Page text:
Between 1955 and 1957, in the period after having leaved Ghia and before joining the just-created Centro Stile Fiat, Felice Mario Boano created his own factory, called Boano Lavorazioni Speciali. In those three years Boano created such unique cars like Ferrari 250 low roof, Abarth 207 A, Lincoln Indianapolis, Boano Nardi Corsair. He created also some little masterpieces like this car, based on a Fiat 1100/103 TV chassis. The body is made of aluminium, with steel doors and perspex rear window. Very few of these cars were built, and very probably this one is the only survivor.
This is a 1956 magazine advertisement. It declares a 10 km/h more top speed than the stock Fiat 1100 TV on which this coupé is based, because of the 220 pounds lighter body. But this is not the whole story.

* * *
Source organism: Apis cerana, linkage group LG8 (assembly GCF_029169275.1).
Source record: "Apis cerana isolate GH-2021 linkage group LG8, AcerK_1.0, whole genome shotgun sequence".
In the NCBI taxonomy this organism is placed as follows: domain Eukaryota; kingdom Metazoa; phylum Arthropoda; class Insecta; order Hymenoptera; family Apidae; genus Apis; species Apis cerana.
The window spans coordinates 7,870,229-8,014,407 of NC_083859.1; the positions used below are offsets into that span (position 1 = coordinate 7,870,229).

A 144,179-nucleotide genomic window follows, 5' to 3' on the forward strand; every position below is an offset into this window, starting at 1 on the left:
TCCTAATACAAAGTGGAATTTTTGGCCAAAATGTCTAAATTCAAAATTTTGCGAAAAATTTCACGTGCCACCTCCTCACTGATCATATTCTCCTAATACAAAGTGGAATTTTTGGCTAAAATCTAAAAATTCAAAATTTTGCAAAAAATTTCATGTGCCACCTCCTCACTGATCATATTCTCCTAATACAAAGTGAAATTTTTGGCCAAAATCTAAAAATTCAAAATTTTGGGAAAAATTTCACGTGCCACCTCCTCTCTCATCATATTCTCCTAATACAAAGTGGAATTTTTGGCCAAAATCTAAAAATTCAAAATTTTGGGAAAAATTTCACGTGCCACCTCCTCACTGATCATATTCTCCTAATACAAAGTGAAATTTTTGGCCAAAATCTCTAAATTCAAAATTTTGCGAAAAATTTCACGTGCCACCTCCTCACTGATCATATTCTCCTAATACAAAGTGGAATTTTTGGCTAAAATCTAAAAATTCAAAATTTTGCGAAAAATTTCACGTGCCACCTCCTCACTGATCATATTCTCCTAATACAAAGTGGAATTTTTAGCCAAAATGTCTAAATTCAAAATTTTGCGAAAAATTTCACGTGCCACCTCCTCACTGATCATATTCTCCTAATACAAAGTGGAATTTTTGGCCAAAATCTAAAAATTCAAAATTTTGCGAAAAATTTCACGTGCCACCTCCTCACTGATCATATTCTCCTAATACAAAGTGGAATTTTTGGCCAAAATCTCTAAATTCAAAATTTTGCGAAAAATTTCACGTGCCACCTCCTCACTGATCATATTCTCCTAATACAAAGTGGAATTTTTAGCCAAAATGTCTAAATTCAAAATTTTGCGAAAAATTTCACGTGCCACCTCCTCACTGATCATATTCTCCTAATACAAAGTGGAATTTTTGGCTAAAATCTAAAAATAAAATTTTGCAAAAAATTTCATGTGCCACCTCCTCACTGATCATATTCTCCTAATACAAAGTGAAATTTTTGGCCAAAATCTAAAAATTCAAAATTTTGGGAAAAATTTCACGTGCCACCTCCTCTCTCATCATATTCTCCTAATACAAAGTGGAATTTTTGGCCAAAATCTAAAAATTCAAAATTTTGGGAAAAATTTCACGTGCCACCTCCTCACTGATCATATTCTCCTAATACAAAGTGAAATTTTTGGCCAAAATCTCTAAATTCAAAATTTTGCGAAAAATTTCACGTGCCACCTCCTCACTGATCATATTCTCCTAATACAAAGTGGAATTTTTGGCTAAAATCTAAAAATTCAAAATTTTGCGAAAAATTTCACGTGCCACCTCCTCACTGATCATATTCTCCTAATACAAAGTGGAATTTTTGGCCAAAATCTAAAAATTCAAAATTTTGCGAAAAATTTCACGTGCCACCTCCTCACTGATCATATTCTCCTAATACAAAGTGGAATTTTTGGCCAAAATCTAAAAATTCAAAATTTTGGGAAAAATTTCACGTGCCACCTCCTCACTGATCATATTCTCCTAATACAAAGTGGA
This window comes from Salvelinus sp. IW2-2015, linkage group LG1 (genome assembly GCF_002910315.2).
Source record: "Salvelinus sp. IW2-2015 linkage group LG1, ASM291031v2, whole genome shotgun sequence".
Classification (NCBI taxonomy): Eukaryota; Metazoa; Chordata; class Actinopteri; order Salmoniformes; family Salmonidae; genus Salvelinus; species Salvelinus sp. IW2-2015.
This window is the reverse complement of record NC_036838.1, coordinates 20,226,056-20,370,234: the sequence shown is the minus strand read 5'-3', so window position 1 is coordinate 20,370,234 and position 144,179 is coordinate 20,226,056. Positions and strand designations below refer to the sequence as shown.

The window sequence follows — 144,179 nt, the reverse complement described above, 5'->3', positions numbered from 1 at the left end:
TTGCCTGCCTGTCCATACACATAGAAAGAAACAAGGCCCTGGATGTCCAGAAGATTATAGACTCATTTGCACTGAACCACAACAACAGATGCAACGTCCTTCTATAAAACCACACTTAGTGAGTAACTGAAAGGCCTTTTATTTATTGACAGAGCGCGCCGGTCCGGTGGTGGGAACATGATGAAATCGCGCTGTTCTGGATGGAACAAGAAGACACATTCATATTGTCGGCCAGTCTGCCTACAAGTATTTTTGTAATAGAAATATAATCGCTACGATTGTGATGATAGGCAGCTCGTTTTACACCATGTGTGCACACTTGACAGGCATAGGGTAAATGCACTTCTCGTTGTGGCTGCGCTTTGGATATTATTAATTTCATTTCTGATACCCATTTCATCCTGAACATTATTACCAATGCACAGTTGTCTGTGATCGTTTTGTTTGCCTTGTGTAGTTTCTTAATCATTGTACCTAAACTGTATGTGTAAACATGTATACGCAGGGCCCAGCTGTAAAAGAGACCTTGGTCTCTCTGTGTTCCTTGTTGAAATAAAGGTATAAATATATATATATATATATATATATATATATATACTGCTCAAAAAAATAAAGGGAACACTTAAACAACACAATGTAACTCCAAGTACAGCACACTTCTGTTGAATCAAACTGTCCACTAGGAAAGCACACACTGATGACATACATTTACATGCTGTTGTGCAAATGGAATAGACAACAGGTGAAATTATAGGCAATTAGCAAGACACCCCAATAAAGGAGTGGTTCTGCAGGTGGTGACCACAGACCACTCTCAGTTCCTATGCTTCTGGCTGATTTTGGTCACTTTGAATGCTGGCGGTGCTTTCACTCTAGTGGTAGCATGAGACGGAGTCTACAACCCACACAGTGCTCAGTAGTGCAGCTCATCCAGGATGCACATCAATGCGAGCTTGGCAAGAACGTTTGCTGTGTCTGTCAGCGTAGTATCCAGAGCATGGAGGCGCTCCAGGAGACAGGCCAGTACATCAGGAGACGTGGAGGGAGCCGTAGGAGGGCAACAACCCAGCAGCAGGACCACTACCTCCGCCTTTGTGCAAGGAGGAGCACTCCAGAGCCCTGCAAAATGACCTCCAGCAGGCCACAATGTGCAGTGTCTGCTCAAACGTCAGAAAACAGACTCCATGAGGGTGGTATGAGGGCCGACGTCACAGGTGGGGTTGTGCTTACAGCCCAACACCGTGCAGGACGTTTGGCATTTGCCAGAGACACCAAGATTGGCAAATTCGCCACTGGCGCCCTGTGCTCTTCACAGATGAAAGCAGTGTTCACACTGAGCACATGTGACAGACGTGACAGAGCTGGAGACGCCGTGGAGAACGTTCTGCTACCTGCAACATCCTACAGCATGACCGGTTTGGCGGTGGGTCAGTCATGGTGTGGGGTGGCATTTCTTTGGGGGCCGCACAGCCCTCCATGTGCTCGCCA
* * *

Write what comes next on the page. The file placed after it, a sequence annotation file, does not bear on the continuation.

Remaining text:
The engine was indeed tuned by Giannini brothers of Rome, adding more spice to a car addressed to the 1100 class gentlemen drivers. The tuning included also a displacement rised to 1250 c.c. thanks to special pistons with an increased stroke.
The only photo of this model taken at a race was this one related to the 1959 Targa Florio: the car pictured is a sister of the blue one. This car arrived 4th in 751-1300 c.c. class and 15th overall, driven by Bartoccelli, Parla, Panepinto.
Comparing this little special with the Ferrari 250 Gt Boano it’s not a sacrilege, but it indeed shows that these cars have been drawn by the same pencil, especially when you look at the roof/side window/rear screen lines. Who made it? Felice Mario Boano himself? His son Giampaolo? Michelotti? We don’t know.
It’s odd to think that these two cars share the same chassis and mechanical, but it’s just here where the great coachbuilders skills live. Most of these cars were just drawn on towels, and then the metal artists transformed those raw sketches into a car, with the right proportions and the right things in the right place. Hail to the great coachbuilders era, we will miss it.